browse

use Tk;
$w= MainWindow->new;

$w->Label(-textvariable=>\$text)->pack;

$entry=   $w->BrowseEntry(-variable=>\$text)->pack;
map {$entry->insert('end',$_)} 'this', 'is', 'a', 'test';

MainLoop

  • A variation on the entry widget which lets you supply a list of plausible answers.
  • This one is smart enough to update its scalar reference every time you enter a keystroke

checkhelp

use Tk;
$w= MainWindow->new;
$help= $w->Balloon;

$c1= $w->Checkbutton(-text=>"AAAA",
         -variable=>\$aaaa)->pack;
$help->attach($c1, -msg=> "This check button says AAAA");
$c2= $w->Checkbutton(-text=>"WWWW",
         -variable=>\$wwww)->pack;
$help->attach($c2, -msg=> "This check button says WWWW");

$label_1= $w->Label(-textvariable=>\$aaaa)->pack;
$help->attach($label_1, -msg=> "see AAAA, above");
$label_2= $w->Label(-textvariable=>\$wwww)->pack;
$help->attach($label_2, -msg=> "see WWWW, above");

MainLoop;

  • Pop-up help is nice for new users
  • Note that the same "help widget" is used for a variety of messages.

dialog

use Tk;
$w= MainWindow->new;

print $w->Dialog(-text=>'hey, there!',
           -title=>'hey',
           -buttons=>['a','b','c']
)->Show;

print "\n";

  • Modal dialog
  • Note that there's no MainLoop here
  • Note that the return value from Dialog's Show method tells you which button was pushed.
  • While it wasn't used here, you can use the withdraw method of the main window to hide the window (and the deiconify method of that main window to make it reappear).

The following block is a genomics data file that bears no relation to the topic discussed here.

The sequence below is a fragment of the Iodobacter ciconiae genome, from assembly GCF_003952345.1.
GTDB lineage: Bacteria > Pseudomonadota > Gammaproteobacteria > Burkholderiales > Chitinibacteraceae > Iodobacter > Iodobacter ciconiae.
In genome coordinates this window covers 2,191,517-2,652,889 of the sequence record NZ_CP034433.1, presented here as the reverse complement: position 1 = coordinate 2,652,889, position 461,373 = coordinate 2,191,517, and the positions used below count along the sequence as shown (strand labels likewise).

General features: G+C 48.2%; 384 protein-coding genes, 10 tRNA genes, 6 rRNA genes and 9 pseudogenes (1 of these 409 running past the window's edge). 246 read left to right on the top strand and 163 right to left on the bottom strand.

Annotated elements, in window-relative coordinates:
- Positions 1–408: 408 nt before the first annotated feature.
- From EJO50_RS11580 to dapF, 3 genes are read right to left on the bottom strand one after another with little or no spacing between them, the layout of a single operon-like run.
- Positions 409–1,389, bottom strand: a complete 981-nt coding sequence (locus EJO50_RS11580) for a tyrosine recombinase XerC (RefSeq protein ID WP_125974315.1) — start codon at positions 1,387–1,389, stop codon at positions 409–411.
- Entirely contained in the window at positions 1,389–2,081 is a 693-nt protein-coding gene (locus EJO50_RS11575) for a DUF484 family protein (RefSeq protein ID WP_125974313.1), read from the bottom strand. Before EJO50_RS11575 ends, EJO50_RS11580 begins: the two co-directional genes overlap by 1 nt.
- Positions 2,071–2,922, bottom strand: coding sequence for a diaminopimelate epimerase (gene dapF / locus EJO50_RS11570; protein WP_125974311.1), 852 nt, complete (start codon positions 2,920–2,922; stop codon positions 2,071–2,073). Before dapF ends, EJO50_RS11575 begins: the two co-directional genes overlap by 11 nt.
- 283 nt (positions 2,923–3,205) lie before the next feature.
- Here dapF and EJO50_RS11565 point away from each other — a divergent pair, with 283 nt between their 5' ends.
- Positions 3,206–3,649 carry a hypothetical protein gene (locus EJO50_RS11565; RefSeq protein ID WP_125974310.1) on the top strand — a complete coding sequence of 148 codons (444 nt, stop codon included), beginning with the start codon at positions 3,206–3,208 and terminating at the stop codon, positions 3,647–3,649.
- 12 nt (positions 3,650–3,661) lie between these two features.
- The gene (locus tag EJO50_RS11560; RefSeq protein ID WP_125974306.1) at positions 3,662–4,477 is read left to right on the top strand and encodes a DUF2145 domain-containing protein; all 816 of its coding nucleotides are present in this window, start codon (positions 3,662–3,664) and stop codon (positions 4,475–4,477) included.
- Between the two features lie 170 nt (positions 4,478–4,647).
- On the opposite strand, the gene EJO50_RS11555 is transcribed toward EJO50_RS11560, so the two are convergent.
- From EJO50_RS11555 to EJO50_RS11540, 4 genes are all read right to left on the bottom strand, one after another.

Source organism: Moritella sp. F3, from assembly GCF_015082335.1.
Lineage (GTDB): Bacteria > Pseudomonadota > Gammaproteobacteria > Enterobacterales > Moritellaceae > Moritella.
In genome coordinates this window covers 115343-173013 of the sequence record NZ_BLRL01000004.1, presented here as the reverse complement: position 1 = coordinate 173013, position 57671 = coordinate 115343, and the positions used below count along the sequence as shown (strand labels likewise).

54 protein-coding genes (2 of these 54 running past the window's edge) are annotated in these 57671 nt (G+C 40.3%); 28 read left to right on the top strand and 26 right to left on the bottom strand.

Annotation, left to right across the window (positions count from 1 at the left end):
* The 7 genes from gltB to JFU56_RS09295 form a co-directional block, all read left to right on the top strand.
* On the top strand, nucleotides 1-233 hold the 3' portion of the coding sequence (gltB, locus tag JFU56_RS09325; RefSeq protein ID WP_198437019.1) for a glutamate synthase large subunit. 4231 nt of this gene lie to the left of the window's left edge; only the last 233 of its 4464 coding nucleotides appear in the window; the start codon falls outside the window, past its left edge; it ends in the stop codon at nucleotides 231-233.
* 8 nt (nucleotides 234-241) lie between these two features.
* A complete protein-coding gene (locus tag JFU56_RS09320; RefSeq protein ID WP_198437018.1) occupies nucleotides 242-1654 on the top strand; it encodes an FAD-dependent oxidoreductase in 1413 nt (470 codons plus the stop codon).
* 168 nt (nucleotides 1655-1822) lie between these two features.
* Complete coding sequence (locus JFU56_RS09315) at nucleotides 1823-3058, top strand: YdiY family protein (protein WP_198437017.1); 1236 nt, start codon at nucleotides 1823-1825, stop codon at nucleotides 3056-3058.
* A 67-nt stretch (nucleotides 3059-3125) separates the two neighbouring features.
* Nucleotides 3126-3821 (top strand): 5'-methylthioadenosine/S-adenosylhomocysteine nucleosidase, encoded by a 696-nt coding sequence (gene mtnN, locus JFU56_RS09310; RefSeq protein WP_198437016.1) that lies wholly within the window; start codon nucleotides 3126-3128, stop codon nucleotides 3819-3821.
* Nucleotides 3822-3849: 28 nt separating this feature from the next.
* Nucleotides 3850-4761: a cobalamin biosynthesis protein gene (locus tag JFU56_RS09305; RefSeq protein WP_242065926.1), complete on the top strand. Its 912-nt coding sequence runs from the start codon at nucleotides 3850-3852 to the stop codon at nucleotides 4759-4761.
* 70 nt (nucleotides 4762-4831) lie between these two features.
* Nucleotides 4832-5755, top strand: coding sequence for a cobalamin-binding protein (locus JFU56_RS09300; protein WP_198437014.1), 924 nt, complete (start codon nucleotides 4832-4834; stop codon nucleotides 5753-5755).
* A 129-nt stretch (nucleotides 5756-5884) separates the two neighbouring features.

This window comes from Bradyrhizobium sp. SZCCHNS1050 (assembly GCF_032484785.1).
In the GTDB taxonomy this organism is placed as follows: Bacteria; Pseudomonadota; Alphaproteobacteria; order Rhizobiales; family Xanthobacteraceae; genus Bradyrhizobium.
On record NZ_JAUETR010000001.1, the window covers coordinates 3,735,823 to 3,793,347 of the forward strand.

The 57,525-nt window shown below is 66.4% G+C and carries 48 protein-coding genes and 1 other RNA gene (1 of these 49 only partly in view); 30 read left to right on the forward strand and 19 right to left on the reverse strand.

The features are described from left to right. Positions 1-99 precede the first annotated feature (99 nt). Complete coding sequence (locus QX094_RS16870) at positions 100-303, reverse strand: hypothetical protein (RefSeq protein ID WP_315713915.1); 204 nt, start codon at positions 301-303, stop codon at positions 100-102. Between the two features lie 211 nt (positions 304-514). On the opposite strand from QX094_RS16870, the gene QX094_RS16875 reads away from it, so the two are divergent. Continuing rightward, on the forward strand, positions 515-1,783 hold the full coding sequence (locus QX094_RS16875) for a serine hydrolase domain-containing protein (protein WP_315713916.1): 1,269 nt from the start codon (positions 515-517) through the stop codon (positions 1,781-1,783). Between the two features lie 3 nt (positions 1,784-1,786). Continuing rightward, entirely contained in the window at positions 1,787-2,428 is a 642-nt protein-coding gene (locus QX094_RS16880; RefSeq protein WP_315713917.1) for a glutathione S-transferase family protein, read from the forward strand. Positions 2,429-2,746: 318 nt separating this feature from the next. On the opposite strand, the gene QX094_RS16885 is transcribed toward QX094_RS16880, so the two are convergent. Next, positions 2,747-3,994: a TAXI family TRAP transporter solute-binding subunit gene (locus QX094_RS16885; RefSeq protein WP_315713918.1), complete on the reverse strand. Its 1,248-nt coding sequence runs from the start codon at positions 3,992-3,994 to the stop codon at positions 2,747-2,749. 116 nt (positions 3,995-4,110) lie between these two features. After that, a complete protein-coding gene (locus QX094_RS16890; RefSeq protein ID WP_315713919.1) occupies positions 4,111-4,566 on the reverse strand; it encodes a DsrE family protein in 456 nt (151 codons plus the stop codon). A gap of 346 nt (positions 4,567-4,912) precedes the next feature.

fileselect

use Tk;
$w= MainWindow->new;

print $w->FileSelect->Show;

print "\n";

  • Another modal dialog -- this one lets you pick a file name from the file system.
  • You'd probably want to have tell this one which directory to start out in, but there's no portable way that I know of to get the current working directory. [Under unix, you can use: substr `pwd`, 0, -1]

mess

use Tk;
$w= MainWindow->new;

$w->Message(-text=>"This is some text")->pack;

MainLoop

  • Another way of displaying information -- this one tries to achieve a nice aspect ration (aspect ratio is the ratio between width and height).

t

use Tk;
$w= MainWindow->new;

$t= $w->Text->pack;
$t->insert('end', q{
This is some text








it goes on for a while




...





...
....












the end});

MainLoop

  • Your basic "editor" widget.
  • See also "TextUndo" which adds an undo mechanism and methods for reading and writing a file.
  • No scrollbars here, but you can typically "scroll" the text around by dragging with the middle mouse button [or by holding down both buttons simultaneously on a two button mouse].

t1

use Tk;
$w= MainWindow->new;

$t= $w->Scrolled('Text')->pack;
$t->insert('end', q{
This is some text








it goes on for a while




...





...
....












the end});

MainLoop

  • You can put scroll bars on any widget by having the Scrolled widget create it for you -- the first argument to Scrolled is the class of the widget you wish to create.